Electoral Reforms In India

Tamil Nadu legislature turns 100

Note4Students

From UPSC perspective, the following things are important :

Prelims level : Montford reforms, Elections in India

Mains level : Read the attached story

The Assembly chambers at Fort St. George, the 17th-century vestige of the colonial era, and Tamil Nadu’s seat of power have completed 100 years of existence.

Do you know?

Fort St. George is the first English fortress in India, founded in 1639 at the coastal city of Madras, the modern city of Chennai. The construction of the fort provided the impetus for further settlements and trading activity, in what was originally an uninhabited land.

Elections in Tamil Nadu

  • Tamil Nadu witnessed elections in November 1920 as a result of the Montagu-Chelmsford Report and the Government of India Act of 1919.
  • The electors included only men, accounting for just 3% of the population.
  • The concept of dyarchy came into being with Ministers, who were Indians, gaining limited control over certain subjects, such as local self-government and education.
  • It was then that the office of the Chief Minister, also called Premier, got instituted.

Key works accomplished

  • Reservations in public employment: For the first time, caste became the basis for appointment to public services. It took over 70 years for the Central government to follow the principle in its institutions for education and employment.
  • Above 50% cap in reservation: In December 1993, the scheme of 69% reservation for Backward Classes, Most Backward Classes, SCs and STs got legal safeguard. The law was subsequently included in the IX Schedule of the Constitution, through an amendment passed in Parliament, so that its validity could not be challenged.

Other facts

  • Women’s suffrage: In early 1927, Muthulakshmi Reddy, the well-known medical practitioner and social activist, became the first woman member of the Council and, in no time, became the Deputy President of the Council.
  • Gopuram as an emblem: The symbol features a ‘gopuram’ (temple tower) – characteristic of south Indian temples has been adopted as the state emblem.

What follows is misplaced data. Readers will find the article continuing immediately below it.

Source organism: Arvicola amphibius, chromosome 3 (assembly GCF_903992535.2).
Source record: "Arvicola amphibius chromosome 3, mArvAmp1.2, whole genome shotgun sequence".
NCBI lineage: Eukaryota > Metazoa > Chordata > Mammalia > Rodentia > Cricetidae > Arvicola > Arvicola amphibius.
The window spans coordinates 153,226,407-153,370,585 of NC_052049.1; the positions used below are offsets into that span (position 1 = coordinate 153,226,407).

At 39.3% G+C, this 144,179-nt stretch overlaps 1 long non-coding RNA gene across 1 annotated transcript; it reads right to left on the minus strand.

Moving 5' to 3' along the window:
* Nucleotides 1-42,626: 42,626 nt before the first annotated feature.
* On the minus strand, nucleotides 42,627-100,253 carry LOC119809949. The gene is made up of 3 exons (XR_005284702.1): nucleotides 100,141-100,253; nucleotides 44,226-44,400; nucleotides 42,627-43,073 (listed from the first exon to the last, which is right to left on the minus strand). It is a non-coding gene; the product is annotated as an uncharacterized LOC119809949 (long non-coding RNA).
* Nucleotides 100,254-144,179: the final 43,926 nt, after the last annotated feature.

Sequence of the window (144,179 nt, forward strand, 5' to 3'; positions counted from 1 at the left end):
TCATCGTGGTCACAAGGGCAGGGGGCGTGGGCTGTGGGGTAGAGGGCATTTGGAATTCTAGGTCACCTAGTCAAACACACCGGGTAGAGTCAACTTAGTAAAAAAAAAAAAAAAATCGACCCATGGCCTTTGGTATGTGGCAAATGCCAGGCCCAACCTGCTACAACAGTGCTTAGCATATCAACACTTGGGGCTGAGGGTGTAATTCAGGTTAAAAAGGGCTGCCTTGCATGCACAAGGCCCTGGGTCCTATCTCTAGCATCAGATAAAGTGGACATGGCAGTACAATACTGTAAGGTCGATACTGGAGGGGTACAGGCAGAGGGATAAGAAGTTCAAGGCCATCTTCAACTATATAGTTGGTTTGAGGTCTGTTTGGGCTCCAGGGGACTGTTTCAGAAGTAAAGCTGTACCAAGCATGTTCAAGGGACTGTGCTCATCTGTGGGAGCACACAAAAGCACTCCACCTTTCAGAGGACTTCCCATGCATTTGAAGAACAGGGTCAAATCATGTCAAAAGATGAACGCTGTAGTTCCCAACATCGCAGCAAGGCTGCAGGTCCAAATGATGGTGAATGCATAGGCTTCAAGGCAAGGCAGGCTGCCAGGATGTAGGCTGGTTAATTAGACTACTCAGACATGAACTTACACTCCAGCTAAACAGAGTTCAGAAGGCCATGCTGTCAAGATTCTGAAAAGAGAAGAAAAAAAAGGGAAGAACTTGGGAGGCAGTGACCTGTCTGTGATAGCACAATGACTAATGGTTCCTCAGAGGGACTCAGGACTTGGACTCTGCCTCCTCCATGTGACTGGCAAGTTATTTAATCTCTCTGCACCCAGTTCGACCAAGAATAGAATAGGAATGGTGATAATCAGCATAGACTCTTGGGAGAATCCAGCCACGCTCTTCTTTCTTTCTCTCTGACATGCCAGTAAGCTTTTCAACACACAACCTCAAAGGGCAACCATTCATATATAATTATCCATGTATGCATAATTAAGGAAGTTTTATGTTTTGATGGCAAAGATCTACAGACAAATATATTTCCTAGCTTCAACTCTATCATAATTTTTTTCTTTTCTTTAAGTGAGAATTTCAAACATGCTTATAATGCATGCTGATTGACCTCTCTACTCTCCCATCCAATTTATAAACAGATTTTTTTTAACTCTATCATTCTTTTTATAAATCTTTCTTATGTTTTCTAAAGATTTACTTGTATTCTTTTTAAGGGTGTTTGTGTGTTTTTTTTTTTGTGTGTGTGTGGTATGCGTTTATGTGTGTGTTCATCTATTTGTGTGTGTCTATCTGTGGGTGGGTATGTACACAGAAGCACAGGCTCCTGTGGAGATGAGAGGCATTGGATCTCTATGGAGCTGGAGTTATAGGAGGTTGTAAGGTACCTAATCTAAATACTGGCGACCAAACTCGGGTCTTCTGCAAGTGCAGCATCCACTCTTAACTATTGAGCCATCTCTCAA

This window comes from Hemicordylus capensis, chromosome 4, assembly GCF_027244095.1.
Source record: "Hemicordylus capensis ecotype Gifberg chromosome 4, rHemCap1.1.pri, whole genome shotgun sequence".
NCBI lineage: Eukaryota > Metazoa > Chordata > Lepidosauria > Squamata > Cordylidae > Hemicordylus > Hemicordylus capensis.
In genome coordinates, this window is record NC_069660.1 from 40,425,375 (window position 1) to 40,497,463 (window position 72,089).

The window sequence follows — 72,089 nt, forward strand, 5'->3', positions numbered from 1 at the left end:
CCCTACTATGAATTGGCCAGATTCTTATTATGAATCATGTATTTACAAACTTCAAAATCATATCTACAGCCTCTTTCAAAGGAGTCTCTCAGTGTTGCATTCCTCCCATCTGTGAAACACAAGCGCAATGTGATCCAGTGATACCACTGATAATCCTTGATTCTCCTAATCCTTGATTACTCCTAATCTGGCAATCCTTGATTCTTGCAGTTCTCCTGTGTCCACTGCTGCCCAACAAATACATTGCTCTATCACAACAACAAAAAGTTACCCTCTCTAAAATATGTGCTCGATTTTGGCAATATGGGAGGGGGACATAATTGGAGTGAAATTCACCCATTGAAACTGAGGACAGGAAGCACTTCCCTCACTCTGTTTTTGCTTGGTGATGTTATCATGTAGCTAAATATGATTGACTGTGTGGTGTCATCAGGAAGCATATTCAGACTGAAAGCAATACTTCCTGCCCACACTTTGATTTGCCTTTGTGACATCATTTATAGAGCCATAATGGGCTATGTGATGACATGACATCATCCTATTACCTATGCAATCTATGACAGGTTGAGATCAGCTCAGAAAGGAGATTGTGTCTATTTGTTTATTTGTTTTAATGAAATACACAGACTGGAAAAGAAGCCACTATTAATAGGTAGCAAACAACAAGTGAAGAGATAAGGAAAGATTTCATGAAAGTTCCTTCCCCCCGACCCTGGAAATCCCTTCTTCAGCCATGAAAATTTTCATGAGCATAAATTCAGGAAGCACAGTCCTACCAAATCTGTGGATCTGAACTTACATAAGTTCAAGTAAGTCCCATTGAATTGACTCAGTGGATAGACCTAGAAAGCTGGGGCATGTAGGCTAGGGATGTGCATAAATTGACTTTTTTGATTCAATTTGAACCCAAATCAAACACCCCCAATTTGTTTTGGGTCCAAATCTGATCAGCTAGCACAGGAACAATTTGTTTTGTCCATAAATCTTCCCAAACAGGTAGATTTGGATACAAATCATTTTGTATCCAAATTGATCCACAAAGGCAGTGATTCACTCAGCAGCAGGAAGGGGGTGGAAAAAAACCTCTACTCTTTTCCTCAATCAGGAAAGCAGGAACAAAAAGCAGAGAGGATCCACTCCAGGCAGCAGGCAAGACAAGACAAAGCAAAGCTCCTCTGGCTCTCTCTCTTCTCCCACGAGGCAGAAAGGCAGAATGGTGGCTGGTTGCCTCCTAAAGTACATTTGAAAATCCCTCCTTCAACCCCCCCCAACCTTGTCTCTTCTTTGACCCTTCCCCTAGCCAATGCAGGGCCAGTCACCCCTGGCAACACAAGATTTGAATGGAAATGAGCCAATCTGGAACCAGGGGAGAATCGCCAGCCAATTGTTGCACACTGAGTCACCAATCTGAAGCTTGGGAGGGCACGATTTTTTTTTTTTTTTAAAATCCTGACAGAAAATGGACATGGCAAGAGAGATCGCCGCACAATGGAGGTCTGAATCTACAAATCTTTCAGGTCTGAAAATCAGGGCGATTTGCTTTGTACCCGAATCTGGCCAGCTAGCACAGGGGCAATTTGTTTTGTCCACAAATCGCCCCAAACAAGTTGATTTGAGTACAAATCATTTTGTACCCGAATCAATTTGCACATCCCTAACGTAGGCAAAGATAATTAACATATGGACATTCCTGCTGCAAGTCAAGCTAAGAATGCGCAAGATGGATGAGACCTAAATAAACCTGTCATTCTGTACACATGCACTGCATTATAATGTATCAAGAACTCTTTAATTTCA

• Change of name: During the two-year rule of the DMK founder C.N. Annadurai, the Assembly, in July 1967, adopted a motion renaming Madras State as Tamil Nadu, which later got the approval of Parliament.
  • Social reforms: It has passed several landmark laws for the welfare of women, such as Devadasi abolition, equal rights to women in property and the constitution of the State Commission for Women.

Back2Basics: Montagu-Chelmsford Reforms

Central Legislature thereafter called the Indian Legislature was reconstituted on the enlarged and more representative character.

  • Bicameral legislature: The act set up bicameral legislatures at the centre consisting of two houses- the Council of the States (Upper House) and the Central Legislative Assembly (Lower House).
  • Election and nominations: It consisted of the Council of State consisted of 60 members of whom 34 members were elected and the Legislative Assembly consisted of about 145 members, of whom about 104 were elected and the rest nominated.
  • Separation of power: The central and provincial subjects were demarcated and separated.
  • Diarchy: The Provincial subjects were further divided into Transferred Subjects and Reserved Subjects, the legislative council had no say in the latter.
  • Communal representation: The principle of separate electorate was further extended to Sikhs, Indian Christians, Anglo-Indians and Europeans.
  • Working review: It provided for the appointment of a statutory commission to report the working of the act after ten years.
Subscribe
Notify of
0 Comments
Inline Feedbacks
View all comments